Formula Field

John Linhart edited this page Oct 22, 2015 · 4 revisions

Value variables

If you've ever used Google Spreadsheet or MS Excel, you should be familiar with variables in the formula. In Calculoid formula, there aren't used rows and columns for identification of a value (because there aren't any), but each field has its unique identifier (for example F123).

You will use these field IDs instead of actual values. For example, I want to create this formula:

(A + B) * 45 / C

So I create field A, B and C. Doesn't matter what type of the field it is. Each field has its unique ID. Let's say field A has ID F123, field B has ID F124 and field C has ID F135. Final formula will be like this:

(F123 + F124) * 45 / F135

Expression Syntax

The parser accepts a pretty basic grammar. Operators have the normal precidence — f(x,y,z) (function calls), ^ (exponentiation), *, /, and % (multiplication, division, and remainder), and finally +, -, and || (addition, subtraction, and string concatenation) — and bind from left to right (yes, even exponentiation… it’s simpler that way).

There’s also a “,” (comma) operator that concatenates values into an array. It’s mostly useful for passing arguments to functions, since it doesn't always behave like you would think with regards to multi-dimensional arrays. If the left value is an array, it pushes the right value onto the end of the array, otherwise, it creates a new array “[left, right]“. This makes it impossible to create an array with another array as it’s first element.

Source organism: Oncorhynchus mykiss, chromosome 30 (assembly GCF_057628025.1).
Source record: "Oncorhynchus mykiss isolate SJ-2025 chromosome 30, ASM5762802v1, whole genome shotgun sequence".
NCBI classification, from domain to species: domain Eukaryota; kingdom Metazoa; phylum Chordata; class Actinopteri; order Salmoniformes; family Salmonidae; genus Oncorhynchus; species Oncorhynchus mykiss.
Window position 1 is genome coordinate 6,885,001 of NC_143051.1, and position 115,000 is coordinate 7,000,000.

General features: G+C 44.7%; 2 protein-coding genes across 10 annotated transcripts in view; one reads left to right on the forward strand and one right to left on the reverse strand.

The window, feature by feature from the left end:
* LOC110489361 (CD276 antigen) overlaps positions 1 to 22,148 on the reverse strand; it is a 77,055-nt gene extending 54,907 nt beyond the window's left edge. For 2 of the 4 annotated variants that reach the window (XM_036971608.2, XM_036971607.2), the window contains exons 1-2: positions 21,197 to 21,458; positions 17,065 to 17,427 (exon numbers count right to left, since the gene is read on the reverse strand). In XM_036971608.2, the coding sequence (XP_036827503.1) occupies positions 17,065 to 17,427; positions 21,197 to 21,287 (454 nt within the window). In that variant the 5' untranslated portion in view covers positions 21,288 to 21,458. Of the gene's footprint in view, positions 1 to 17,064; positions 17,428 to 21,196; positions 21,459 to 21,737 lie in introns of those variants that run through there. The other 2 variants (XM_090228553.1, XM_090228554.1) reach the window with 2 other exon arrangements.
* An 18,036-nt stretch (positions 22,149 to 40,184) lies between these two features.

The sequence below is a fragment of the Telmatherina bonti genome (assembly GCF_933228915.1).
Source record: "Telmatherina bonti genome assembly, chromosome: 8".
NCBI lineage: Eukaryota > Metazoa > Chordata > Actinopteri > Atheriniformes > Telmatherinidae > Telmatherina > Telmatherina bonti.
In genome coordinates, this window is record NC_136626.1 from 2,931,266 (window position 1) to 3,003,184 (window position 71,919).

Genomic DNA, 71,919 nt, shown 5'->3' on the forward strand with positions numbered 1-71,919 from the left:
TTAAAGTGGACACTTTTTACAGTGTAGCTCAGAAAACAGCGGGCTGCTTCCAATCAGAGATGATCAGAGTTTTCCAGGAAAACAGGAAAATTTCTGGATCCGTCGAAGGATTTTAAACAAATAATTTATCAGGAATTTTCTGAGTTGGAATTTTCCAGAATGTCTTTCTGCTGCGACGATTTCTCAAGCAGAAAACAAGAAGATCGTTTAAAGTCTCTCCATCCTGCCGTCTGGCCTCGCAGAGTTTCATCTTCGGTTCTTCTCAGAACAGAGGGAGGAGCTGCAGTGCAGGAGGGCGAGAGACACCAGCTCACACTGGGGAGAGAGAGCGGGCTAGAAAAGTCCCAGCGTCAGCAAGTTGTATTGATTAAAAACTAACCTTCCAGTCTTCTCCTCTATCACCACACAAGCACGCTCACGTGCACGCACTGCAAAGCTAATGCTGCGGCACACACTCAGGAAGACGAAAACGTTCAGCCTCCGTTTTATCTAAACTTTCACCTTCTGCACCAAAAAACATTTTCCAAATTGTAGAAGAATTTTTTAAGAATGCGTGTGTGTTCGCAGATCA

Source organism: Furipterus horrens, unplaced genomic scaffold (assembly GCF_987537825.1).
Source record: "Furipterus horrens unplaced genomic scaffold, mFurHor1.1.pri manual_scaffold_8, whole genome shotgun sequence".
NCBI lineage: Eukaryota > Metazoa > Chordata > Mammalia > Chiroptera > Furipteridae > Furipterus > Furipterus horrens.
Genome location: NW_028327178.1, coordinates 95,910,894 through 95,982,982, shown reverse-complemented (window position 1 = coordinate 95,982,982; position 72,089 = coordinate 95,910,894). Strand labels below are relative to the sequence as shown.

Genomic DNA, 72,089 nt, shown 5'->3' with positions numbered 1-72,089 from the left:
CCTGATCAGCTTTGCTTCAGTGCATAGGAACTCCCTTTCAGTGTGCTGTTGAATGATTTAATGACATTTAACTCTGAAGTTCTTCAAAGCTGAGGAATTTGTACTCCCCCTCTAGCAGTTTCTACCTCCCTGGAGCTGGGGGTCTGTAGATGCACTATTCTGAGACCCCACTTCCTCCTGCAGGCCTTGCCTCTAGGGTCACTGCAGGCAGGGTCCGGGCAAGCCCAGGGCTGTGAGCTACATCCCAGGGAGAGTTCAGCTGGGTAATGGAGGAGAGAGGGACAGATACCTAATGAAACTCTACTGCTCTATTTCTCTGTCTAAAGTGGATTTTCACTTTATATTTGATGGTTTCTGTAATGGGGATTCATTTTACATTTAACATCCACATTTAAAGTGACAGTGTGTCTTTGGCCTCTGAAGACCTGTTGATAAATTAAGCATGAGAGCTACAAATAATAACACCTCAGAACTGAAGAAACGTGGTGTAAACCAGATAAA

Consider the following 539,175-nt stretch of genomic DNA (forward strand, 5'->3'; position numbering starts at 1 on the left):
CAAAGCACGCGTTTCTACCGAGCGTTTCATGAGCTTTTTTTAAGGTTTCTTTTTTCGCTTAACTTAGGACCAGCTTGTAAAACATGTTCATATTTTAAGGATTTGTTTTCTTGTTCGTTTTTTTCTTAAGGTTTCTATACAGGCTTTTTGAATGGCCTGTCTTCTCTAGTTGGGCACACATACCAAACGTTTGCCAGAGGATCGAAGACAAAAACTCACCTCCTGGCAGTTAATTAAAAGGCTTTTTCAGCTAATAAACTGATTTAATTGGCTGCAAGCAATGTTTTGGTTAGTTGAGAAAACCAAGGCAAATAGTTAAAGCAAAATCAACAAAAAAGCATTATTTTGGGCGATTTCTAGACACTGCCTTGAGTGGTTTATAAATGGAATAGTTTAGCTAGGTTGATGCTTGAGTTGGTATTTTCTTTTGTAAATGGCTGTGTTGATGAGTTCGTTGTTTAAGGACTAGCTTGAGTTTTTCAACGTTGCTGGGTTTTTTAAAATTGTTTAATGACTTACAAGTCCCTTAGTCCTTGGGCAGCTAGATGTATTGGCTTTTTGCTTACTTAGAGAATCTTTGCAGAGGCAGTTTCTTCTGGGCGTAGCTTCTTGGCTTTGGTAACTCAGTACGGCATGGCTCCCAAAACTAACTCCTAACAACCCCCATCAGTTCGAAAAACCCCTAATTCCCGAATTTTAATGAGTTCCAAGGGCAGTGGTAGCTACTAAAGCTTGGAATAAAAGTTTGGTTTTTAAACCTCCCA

Inside the first argument of the if function can be used these operators to compare expressions:

  • == Equal
  • != Not equal
  • > Greater than
  • >= Greater or equal than
  • < Less than
  • <= Less or equal than
  • and Logical AND operator
  • or Logical OR operator

Example of if function: if(1 and 2 <= 4, 2, 0) + 2 = 4

Function operators

The parser has several built-in “functions” that are actually operators. The only difference from an outside point of view, is that they cannot be called with multiple arguments and they are evaluated by the simplify method if their arguments are constant.

  • sin(x) Sine of x (x is in radians)
  • cos(x) Cosine of x (x is in radians)
  • tan(x) Tangent of x (x is… well, you know)
  • asin(x) Arc sine of x (in radians)
  • acos(x) Arc cosine of x (in radians)
  • atan(x) Arc tangent of x (in radians)
  • sqrt(x) Square root of x. Result is NaN (Not a Number) if x is negative.
  • log(x) Natural logarithm of x (not base-10). It’s log instead of ln because that’s what JavaScript calls it.
  • abs(x) Absolute value (magnatude) of x
  • ceil(x) Ceiling of x — the smallest integer that’s >= x.
  • floor(x) Floor of x — the largest integer that’s <= x
  • round(x, n)) X, rounded to the nearest integer or to n decimal places, using “gradeschool rounding”.
  • exp(x) ex (exponential/antilogarithm function with base e)
  • random(n) Get a random number in the range [0, n). If n is zero, or not provided, it defaults to 1.
  • fac(n) n! (factorial of n: “n * (n-1) * (n-2) * … * 2 * 1″)
  • min(a,b,…) Get the smallest (“minimum”) number in the list
  • max(a,b,…) Get the largest (“maximum”) number in the list
  • pyt(a, b) Pythagorean function, i.e. the c in “c2 = a2 + b2“
  • pow(x, y) xy. This is exactly the same as “x^y”. It’s just provided since it’s in the Math object from JavaScript
  • atan2(y, x) arc tangent of x/y. i.e. the angle between (0, 0) and (x, y) in radians.
  • if(c, a, b) The condition function where c is condition, a is result if c is true, b is result if c is false
  • len(n) The character length of n. i.e. len(123) = 3

Calculoid uses for formula evaluation.

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